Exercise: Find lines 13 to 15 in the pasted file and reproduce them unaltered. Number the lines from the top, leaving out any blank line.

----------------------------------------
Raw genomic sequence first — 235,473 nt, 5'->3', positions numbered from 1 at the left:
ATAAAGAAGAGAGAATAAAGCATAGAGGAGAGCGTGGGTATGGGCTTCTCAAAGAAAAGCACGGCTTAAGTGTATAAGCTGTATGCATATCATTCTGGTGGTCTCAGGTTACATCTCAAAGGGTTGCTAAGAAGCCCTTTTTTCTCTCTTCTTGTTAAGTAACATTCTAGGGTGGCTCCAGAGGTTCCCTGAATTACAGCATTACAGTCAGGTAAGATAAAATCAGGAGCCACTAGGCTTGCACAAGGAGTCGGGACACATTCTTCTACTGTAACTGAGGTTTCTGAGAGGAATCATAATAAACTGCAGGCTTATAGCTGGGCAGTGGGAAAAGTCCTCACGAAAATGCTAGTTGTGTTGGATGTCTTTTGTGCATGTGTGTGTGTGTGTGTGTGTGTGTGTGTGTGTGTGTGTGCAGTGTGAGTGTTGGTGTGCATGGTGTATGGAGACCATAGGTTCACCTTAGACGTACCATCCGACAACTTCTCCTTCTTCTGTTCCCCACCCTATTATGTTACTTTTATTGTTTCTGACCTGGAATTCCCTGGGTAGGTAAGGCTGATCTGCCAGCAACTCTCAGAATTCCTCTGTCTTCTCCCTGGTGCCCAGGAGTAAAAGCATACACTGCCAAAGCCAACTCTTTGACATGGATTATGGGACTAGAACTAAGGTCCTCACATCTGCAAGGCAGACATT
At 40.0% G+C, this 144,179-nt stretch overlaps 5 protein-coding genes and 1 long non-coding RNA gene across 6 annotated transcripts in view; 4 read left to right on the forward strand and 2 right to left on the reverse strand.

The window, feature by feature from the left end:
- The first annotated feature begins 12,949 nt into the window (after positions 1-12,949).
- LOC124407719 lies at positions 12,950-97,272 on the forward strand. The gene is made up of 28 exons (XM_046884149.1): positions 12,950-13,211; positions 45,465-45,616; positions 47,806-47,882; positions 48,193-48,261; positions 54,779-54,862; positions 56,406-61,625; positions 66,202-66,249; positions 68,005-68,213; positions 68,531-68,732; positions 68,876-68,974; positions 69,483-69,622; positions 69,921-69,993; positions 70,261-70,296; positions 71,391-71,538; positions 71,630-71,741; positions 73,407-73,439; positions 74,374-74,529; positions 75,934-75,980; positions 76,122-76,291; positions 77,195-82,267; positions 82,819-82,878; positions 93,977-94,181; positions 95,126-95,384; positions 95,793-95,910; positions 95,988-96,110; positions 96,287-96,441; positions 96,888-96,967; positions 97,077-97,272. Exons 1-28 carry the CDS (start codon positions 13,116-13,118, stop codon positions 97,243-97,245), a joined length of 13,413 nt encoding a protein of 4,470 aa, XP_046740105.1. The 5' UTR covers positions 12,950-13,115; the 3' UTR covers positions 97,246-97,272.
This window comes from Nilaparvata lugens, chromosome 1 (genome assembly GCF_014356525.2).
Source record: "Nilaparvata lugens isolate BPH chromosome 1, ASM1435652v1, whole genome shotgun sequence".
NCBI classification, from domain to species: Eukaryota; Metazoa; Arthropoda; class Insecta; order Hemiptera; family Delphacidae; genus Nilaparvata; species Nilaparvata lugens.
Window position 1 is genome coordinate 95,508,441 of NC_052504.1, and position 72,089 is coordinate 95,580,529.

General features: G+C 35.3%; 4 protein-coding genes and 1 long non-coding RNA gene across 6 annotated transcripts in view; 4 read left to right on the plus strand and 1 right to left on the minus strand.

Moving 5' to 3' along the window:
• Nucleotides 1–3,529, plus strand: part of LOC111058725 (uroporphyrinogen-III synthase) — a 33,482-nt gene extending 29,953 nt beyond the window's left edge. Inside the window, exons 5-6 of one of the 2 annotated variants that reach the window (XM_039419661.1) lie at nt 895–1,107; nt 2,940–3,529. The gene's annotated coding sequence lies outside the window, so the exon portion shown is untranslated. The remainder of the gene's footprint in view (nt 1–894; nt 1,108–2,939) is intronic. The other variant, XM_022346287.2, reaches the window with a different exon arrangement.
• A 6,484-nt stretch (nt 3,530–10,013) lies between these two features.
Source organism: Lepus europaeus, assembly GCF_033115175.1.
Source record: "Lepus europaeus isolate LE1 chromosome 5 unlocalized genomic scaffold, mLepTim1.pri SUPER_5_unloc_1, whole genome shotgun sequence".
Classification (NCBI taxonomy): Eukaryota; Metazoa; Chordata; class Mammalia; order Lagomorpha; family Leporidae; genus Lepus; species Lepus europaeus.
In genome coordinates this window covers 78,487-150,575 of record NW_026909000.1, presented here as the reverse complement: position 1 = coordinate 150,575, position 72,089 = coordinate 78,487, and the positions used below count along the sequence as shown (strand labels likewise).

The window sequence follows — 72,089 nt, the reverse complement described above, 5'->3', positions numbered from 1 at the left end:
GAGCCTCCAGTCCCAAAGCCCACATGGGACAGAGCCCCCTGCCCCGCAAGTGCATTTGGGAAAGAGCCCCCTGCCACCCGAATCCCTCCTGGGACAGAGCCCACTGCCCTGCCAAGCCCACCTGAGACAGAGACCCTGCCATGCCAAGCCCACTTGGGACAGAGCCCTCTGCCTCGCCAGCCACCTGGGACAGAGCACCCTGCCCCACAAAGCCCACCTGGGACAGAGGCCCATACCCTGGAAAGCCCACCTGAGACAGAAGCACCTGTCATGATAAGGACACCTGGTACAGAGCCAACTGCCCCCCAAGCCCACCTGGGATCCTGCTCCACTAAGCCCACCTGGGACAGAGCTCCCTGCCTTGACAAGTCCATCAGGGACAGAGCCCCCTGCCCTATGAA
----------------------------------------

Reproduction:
• Nucleotides 1–3,529, plus strand: part of LOC111058725 (uroporphyrinogen-III synthase) — a 33,482-nt gene extending 29,953 nt beyond the window's left edge. Inside the window, exons 5-6 of one of the 2 annotated variants that reach the window (XM_039419661.1) lie at nt 895–1,107; nt 2,940–3,529. The gene's annotated coding sequence lies outside the window, so the exon portion shown is untranslated. The remainder of the gene's footprint in view (nt 1–894; nt 1,108–2,939) is intronic. The other variant, XM_022346287.2, reaches the window with a different exon arrangement.
• A 6,484-nt stretch (nt 3,530–10,013) lies between these two features.
Source organism: Lepus europaeus, assembly GCF_033115175.1.